History of Lithography
The invention of lithography unleashed the second great printing revolution after the printing press and laid the foundation for our contemporary mass image culture.
Stone lithography is invented
The lithographic process is accidentally discovered by German author and actor, Alois Senefelder.
Finding it increasingly difficult to print his play Mathilde von Altenstein, Senefelder found he was falling deeper and deeper into debt. He grew desperate to find a way to print his beloved play in a way that wouldn’t financially ruin him and so began experimenting with an etching technique which used greasy, acid resistant ink printed onto limestone.
He gradually brought his technique into a workable form, perfecting both the chemical processes and the special form of printing press required for using the stones. He called it "stone printing" or "chemical printing", but the French name "lithography" became more widely adopted.
Lithography gains traction
Compared to earlier techniques such as engraving and etching, lithography was easier and more versatile.
The art of lithography rapidly began to find uses in a variety of artistic and commercial circles due to its inexpensive and precise reproduction. Prints of local views, notable people, sheet music, and other commonly produced prints such as illustrated bills could be rapidly and cheaply produced.
Chromolithography is invented
A few decades later, the second revolution in stone printing took place with the discovery of color printing technology. With this, the possibilities of lithography increased enormously.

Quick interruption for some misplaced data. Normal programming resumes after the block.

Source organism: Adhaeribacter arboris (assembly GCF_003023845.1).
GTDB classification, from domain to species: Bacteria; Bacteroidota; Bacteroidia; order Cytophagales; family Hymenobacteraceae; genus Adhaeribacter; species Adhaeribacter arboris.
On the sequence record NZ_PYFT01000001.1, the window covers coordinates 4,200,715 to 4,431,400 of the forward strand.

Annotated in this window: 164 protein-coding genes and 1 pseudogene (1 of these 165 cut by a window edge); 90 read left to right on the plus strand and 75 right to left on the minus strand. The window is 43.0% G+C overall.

The printing technique made possible very precise drawings and illustrations, such as detailed atlases, graphic art and cigar bands. This laid the foundation for our contemporary mass visual culture.
Offset lithography is invented
By 1853, the method of offset lithography was patented by Englishman John Strather.
Unlike standard lithography where the image is printed onto the surface, the inked image is instead printed onto a rubber cylinder which then ‘offsets’ the image onto paper or other materials. The flexibility of the rubber cylinder also allowed for it to print onto a variety of materials, from paper and cloth to wood and tin. By the end of the 18th century, offset lithography became the standard method for creating printed matter such as newspapers, magazines, maps and posters in extremely large quantities.
Modern offset printers are now able to produce high-quality and extremely precise impressions at high speeds and the process now accounts for a total of 40% of all printing, packaging and publishing.